Continuous improvement is one of the pillars of a Lean environment. It sounds pretty lofty, doesn’t it? “I work for a company that’s always evolving,” is a great blurb for LinkedIn, but what does that even look like? How is a company sure that they’re practicing continuous improvement in Lean ways? This article will discuss two techniques that you can use to build the right mindset across your organization for continuous improvement in Lean.
Our Customer Success team is excited to introduce Office Hours, a virtual meeting room where our experts are available to answer questions, teach and reinforce Lean and Kanban concepts, and guide you through any challenges your team may be facing. Whether you have a question about a Lean concept or a LeanKit feature, our experts are ready to coach you to success.
My name is Ariel Klontz, and I have been working at LeanKit for the past few months as an intern alongside Andy Hoover on the Customer Documentation team.
When I first started here, I was nervous about how much work I could really accomplish on a part-time basis; but working at LeanKit opened my eyes to a whole new way to manage work. Working in a virtual Kanban board showed me how powerful our tool is — it keeps our entire team on the same page, even when the pages are constantly turning. I don’t have to wait to be told what to do. I can see what work I need to accomplish by glancing at our board, and I have the tools to move forward with it.
Today I’ll share how LeanKit helps our team systematically update our Knowledge Base based on product updates and customer feedback, so customers always have the latest information about our product. I’ll also explain how using a virtual Kanban board enables everyone — even part-time interns — to add real value.
With the ever-increasing business demand for IT services, IT organizations need a sustainable way to scale their service capacity. They need to manage the increasing demand, while developing efficient, sustainable processes to safely scale.
To do this, many IT organizations have turned to leading workflow models and concepts, namely: Lean, Agile, and DevOps. These methodologies have come forth through various movements over the past decade. Although often thought to be distinct movements, Agile and DevOps share a common (Lean) goal: to improve the speed and quality of value delivery.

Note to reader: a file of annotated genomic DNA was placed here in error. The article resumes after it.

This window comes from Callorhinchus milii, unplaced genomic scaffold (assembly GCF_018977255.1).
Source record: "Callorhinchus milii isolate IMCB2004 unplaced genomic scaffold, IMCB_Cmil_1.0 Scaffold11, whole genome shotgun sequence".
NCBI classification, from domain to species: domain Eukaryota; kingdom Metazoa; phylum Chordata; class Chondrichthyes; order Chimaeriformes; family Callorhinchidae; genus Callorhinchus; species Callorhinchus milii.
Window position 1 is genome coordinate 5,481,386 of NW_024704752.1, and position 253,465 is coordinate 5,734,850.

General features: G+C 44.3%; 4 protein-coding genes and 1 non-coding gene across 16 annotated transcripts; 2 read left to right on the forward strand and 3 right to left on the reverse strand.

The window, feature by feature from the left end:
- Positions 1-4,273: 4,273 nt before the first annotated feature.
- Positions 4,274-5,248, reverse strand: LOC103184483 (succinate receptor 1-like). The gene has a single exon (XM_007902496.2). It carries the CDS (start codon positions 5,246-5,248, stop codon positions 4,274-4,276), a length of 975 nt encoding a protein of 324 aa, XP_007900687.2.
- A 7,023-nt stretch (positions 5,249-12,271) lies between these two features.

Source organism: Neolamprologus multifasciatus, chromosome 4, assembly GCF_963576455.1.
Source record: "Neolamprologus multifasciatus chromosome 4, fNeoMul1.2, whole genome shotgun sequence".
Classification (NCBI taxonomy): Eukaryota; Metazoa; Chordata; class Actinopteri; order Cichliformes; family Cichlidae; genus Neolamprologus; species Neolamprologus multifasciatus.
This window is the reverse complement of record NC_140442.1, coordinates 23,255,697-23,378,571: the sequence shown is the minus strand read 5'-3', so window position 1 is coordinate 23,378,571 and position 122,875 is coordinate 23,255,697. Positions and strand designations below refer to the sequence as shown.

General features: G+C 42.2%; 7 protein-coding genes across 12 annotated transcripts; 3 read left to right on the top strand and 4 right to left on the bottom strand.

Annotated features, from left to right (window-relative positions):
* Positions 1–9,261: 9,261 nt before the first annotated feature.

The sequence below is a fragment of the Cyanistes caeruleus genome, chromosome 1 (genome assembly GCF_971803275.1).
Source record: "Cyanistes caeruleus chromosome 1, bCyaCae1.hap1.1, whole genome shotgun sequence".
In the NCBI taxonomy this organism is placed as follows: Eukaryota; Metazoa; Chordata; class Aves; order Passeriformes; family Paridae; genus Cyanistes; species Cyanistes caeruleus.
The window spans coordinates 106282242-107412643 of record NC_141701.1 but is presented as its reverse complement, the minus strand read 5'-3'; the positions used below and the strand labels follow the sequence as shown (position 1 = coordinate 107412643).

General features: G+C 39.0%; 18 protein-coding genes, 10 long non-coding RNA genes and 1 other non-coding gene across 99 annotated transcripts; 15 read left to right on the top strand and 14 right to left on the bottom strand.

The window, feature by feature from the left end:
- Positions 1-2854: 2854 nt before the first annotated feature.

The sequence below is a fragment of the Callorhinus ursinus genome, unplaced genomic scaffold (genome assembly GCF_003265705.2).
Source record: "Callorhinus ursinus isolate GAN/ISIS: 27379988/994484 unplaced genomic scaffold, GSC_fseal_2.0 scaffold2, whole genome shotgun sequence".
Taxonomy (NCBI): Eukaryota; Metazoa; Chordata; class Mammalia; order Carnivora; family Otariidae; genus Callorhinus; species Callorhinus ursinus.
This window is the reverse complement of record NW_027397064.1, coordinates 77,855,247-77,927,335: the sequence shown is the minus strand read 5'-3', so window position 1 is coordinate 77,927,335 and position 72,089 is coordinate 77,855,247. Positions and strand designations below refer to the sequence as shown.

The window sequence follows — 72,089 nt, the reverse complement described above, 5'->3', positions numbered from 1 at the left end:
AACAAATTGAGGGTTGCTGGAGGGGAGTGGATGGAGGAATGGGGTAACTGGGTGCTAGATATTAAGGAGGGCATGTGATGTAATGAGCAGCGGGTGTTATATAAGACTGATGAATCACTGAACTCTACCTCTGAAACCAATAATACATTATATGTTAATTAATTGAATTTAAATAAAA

The difference is in the breadth of focus — Agile aims to optimize software development, specifically, which doesn’t consider the other parts of the IT value stream. DevOps recognizes that this just pushes the constraint downstream to Ops, so it works to break down walls between the two. Lean broadens the focus, focusing on optimizing the entire value stream.
When teams are getting started with Kanban, they often ask us: Is Kanban training essential to “do” Kanban? Although LeanKit’s Customer Success team provides some of the best Kanban training available, our honest answer is no — you can be incredibly successful with Kanban without Kanban training. That is, if you can apply concepts well, think critically, and commit to creating an environment of continuous improvement.
That being said: Kanban training can be a launching pad, especially for teams new to Kanban, that can help you avoid common mistakes and get on the fast track to success.
The IT industry is going through a profound shift based on market pressures it has, in one sense, helped to create. The speed and cultural expectations that have evolved from an Internet/streaming economy have created a business culture and expectation which requires unprecedented levels of agility to remain viable — let alone profitable. This has created a downstream impact on internal and external IT providers, who must find ways to optimize the way they process requests and deliver services.
In the modern enterprise, success is determined by an organization’s ability to adapt to a rapidly changing marketplace — a concept known as business agility. Without the ability to deliver up-to-date, relevant information where it’s needed most, organizations are unable to respond to internal and external opportunities and threats as they appear.